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Diesel exhaust fumes cause cancer

By Kizito Lubano | January 20th 2016

NAIROBI: On Friday January 15, I spend nearly one hour at the GPO bus stop in Nairobi's central business district as I had chosen to use public transport. Sitting there, I felt chocked and suffocated by the thick black smoke coming from stationary vehicles that had their engines running as they waited to fill up with passengers. 

I then remembered that in June 2012, World Health Organisation (WHO) experts concluded that diesel engine exhaust fumes can cause cancer in humans. They said the fumes belong in the same potentially deadly category as asbestos, arsenic and mustard gas.

The International Agency for Research on Cancer (IARC), part of the WHO, announced that it had reclassified diesel exhaust as a 'definite carcinogen' thus putting it in its highest category (Category 1).

In other words, IARC's expert panel assessed all the available scientific evidence and decided that exposure to diesel exhaust fumes can, and does, cause cancer in humans – specifically lung cancer (although there is weak evidence that these fumes are also linked to bladder cancer).

But what does this mean in practice? Is this something the general public should be worried about? How exactly do diesel exhaust fumes cause cancer?

When diesel burns inside an engine it releases two potentially cancer-causing things: Microscopic soot particles, and chemicals called 'polycyclic aromatic hydrocarbons', or PAHs. There are three possible ways these can cause cancer:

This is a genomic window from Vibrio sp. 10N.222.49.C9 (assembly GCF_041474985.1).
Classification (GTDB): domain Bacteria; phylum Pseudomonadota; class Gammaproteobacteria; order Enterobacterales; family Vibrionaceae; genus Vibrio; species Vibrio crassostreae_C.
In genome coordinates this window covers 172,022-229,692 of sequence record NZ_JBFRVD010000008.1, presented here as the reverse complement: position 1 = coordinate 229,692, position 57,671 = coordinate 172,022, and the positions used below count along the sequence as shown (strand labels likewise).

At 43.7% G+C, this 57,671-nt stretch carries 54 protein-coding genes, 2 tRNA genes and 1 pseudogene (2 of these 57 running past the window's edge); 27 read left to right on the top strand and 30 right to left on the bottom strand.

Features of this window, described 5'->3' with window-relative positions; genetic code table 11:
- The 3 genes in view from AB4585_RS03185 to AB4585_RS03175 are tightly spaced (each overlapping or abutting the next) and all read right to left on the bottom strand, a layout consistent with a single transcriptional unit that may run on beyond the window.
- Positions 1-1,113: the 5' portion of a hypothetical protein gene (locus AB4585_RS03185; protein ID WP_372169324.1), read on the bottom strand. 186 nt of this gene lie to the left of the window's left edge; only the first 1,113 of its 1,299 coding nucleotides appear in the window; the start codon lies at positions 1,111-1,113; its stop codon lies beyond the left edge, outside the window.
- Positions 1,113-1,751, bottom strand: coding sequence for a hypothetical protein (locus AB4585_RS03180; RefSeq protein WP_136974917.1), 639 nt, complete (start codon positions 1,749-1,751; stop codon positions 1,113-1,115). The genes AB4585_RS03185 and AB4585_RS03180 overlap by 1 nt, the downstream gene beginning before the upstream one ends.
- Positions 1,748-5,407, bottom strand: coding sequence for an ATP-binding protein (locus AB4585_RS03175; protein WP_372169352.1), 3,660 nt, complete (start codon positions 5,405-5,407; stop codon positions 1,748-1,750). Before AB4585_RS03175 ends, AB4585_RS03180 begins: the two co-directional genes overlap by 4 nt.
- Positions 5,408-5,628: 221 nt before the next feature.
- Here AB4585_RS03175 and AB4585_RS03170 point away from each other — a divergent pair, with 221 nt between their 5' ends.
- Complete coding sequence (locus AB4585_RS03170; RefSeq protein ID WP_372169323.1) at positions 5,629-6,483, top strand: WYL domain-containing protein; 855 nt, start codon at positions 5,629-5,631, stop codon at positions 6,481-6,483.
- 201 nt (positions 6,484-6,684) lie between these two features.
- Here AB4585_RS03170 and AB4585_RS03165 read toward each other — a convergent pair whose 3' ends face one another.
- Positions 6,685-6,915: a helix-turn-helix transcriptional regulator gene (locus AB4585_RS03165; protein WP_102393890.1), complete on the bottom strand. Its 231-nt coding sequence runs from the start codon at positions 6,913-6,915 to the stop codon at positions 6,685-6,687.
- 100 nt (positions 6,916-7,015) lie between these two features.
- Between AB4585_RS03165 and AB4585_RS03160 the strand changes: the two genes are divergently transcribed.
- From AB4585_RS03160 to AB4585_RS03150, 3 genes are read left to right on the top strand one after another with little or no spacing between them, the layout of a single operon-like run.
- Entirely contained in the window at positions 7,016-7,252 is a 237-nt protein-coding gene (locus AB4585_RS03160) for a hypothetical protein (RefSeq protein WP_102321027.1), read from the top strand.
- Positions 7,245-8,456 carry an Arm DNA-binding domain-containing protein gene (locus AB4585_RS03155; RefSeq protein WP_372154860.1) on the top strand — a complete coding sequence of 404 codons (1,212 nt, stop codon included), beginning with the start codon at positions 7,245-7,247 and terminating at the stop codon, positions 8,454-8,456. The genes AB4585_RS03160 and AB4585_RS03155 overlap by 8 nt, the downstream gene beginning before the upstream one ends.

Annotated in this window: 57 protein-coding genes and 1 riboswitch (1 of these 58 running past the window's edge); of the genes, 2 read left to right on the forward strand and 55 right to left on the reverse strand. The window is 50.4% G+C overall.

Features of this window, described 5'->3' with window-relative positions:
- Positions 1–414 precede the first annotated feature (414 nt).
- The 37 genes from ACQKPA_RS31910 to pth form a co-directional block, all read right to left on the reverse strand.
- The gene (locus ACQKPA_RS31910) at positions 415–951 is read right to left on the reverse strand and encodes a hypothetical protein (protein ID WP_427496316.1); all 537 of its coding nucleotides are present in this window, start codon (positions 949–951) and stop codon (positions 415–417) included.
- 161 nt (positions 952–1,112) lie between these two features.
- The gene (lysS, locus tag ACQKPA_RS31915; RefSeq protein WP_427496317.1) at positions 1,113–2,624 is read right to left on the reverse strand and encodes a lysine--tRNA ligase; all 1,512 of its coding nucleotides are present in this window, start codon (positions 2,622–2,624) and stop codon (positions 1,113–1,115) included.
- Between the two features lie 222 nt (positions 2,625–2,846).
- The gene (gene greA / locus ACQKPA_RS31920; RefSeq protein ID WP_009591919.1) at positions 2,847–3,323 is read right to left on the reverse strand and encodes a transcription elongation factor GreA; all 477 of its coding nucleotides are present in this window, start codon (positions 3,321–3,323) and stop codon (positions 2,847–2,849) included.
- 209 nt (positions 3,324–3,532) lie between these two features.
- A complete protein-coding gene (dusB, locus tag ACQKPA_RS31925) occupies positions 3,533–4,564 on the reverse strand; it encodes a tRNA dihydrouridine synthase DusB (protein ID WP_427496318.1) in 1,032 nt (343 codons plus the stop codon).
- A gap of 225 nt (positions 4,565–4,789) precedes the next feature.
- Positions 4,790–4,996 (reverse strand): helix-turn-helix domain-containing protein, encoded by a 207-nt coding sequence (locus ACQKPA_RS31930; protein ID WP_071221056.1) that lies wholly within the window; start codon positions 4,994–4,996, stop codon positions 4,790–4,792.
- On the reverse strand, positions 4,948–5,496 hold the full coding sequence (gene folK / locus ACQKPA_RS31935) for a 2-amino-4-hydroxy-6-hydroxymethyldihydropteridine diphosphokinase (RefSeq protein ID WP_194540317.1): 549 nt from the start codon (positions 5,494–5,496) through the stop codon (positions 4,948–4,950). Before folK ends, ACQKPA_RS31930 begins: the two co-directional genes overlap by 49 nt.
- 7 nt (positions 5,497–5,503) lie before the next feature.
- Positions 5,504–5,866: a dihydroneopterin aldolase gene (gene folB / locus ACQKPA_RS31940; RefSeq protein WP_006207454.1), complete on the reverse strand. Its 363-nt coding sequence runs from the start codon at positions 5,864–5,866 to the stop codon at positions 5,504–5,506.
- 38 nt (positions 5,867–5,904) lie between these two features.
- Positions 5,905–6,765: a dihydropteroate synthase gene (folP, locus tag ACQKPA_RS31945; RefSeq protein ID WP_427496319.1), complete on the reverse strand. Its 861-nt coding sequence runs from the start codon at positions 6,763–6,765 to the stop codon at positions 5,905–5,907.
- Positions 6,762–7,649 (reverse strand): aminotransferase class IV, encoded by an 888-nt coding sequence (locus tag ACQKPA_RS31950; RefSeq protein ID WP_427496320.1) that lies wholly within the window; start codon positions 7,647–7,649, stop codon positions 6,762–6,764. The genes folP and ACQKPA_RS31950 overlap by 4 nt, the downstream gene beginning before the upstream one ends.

Inhaled PAHs could directly damage the DNA in the cells of our lungs – leading to cancer. The soot particles can get lodged deep inside the lungs, causing long-term inflammation which can increase the rate at which cells divide. So if any nearby lung cells pick up random mutations, this inflammation could, theoretically, make them more likely to grow and spread.

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According to the IARC: "Diesel exhaust may be carcinogenic by a combination of these effects – we know the particles are coated with the PAHs, delivering them deep into the lungs where they get stuck and, potentially, cause damage. We however, don't know for certain which of these mechanisms is most important in practice."

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